The former construction site boasted not only the shrine (in very decent condition), but a concrete pier, and an unfinished shell of a 3-story building, that was supposed to house the resort per se. The pier was full of boats docked right at it, as the shrine was a popular destination for religious tourists. It was also a common lunch pit-stop for most boat operators from El Nido, with several tables and benches, as well as big stones and logs that could be (and intensively were) used by all descendants on the island, free from visiting the shrine.
The unfinished building towered proudly over the shrine that seemed comparatively minuscule. Much as we love abandoned buildings, we decided against exploring the crumbled insides in flip-flops, and resorted to admiring the ruins from outside. The shrine and the building were not the only relics on this part of the beach, though. Tucked in the bushes opposite the empty resort shell was a surprising and very colorful memorial to Ferdinand Marcos. A notorious former president of the Philippines, secret multi-billionaire sued by his own people and a husband of shoe-collecting Imelda, Marcos was not (to put it mildly) a very popular person in his home-country even during his lifetime, let alone after his death. Finding his monument in full colorful military regalia next to a shrine was surprising, but maybe we were missing some insight into Philippine history and mentality…
While we were sightseeing, our brave crew was busy preparing lunch. When we returned to the boat, a beautiful feast of grilled fish, fried rice, beans, vegetables and fruit was laid out for us. Since all benches, stones and tree trunks were already taken, we eat on the boat together with our multi-tasking crew. Whether it was the ambiance, the happy feeling of vacations, or their actual cooking skills, the food tasted amazing, and we still remember it fondly as one of the best meals we had on the trip!
Full and tranquil after lunch, we lazily watched as our brave crew was trying to jump-start the motor of the boat that at this point also decided to take a break. We could not do much to help, but no help was needed – after about 10 minutes of the engine screeching, spitting steam and oil, and demonstrating generally un-cooperative behavior, the boys shouted over the rocks to the pier, two more boats with more curious spectators appeared, and our motor was successfully jump-started off the engine of one of them. We were mobile again!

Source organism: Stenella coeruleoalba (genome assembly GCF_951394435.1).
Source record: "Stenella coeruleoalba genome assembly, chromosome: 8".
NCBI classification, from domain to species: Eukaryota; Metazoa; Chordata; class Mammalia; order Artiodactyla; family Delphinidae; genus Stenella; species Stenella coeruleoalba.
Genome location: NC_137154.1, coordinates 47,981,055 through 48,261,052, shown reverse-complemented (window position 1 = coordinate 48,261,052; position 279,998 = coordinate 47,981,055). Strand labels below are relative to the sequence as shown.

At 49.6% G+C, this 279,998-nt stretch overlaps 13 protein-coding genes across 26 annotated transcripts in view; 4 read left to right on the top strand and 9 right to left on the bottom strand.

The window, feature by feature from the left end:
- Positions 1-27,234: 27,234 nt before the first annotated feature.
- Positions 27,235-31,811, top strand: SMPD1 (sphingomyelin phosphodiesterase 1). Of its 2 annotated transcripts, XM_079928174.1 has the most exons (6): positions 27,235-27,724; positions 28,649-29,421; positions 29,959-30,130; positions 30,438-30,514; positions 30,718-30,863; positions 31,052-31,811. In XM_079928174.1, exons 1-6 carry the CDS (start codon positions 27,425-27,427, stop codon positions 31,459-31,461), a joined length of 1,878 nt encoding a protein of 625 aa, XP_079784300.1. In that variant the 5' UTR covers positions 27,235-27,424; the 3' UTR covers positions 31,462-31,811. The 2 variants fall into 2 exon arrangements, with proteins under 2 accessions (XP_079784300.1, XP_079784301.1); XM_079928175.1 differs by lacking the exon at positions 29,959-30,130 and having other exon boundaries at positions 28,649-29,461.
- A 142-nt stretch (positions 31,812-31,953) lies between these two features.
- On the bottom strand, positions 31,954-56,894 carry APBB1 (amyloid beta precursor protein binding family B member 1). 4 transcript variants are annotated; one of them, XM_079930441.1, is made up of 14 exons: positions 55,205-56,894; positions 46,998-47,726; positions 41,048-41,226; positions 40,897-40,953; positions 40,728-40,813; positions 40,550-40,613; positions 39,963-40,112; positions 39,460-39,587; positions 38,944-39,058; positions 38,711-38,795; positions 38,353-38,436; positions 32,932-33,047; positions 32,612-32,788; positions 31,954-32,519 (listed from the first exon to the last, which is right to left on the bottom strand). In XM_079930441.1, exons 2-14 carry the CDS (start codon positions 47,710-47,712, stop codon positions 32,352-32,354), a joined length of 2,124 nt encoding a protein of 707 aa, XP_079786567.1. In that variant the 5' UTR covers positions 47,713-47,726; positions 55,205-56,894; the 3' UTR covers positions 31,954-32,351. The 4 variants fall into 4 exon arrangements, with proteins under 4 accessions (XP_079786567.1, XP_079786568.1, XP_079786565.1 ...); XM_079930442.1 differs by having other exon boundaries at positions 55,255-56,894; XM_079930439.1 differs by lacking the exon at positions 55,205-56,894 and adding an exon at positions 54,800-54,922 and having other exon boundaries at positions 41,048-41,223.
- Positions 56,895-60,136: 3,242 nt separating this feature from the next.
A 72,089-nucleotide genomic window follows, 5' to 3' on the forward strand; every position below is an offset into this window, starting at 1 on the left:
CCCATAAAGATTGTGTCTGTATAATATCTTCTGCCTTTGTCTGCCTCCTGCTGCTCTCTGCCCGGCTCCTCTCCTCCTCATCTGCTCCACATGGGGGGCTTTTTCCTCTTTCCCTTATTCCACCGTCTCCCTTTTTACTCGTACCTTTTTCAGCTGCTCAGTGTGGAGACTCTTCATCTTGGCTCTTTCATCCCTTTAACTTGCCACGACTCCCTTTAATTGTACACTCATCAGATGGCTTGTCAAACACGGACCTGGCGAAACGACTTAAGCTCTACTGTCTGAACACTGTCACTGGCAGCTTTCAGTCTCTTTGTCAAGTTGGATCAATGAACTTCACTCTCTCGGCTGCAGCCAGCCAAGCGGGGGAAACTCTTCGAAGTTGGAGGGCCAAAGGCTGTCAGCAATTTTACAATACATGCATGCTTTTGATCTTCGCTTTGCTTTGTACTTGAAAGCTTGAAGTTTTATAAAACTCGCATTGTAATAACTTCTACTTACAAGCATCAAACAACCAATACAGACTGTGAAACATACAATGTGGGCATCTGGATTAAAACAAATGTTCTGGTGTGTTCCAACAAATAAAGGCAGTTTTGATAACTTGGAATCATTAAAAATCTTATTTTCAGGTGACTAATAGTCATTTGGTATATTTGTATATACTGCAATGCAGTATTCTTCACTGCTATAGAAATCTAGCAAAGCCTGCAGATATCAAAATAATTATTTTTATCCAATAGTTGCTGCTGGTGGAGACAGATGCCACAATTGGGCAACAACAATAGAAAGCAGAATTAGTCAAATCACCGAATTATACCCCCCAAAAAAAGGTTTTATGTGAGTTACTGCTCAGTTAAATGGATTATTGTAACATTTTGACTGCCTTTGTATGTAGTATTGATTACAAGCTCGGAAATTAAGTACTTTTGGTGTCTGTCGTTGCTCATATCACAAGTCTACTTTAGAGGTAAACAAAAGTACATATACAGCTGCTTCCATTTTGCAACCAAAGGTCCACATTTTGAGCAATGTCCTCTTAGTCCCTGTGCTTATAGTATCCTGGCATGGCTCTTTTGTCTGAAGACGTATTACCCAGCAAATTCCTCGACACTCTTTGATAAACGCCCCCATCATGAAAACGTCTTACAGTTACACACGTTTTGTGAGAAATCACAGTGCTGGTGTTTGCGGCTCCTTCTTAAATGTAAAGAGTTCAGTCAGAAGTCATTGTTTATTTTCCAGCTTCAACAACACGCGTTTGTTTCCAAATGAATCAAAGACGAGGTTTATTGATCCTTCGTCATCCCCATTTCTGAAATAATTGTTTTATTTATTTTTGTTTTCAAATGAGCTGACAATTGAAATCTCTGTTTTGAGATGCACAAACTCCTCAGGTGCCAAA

The boat took us down the Tapiutan Straight, separating Matinloc from the neighboring Tapiutan Island, and paused for our next pit-stop: snorkeling over a coral reef off Tapiutan. I was not really much for snorkeling, as after several nose operations in my childhood breathing through my mouth was off the list of fun things to do. Even so, I could enjoy the myriad of colorful fishes hurrying underneath the boat by simply looking down.
The water was so clear, that you could see everything going on in and over the reef, and when some left-over rice was thrown overboard by the captain, and swarms of fishes of all sizes, shapes and colors rushed to pick it up, my curiosity about underwater world was fully satisfied.
The last stop of the day was Secret Beach, also located on Matinloc Island, just a little further down South from the snorkeling location. The beach is called secret, because it is completely covered from water by the rocks, and is only accessible through 2 not very long natural tunnels under said rocks. They are not under-water, but have very low ceilings, with barely a possibility to stick one’s head out from under water to get some breath. Technically, this should scare people away, at least the claustrophobic ones. Judging by the number of boats parked right at the entrance to the tunnels, and the hordes of people inside the tunnels and on the beach itself, the prevalence and incidence of claustrophobia among tourists in that particular area was extremely low. Alas, the beach did not seem to be so secret anymore!… While the hidden lagoon and the thin stretch of sand on the side of it were definitely spectacular, it was impossible to take any photos where either water or beach would be visible and not covered by visitors, let alone enjoy the experience. I fully realize how hypocritical my words sound – after all, we were among those hundreds of people covering every square inch of the Not So Secret Beach (they should definitely think about renaming it!) Well, we did have one beach today all to ourselves, so we could not be too greedy, I guess…
All in all, despite the crowds of the Secret Beach, the day trip was a definite success, and upon return to dry land we washed off the salt of the day with a quick shower, and enjoyed the drinks and the music in our favorite local bar.
We still had a couple more days on Palawan, before our holidays would expire, so I am not finished with the Philippines stories just yet.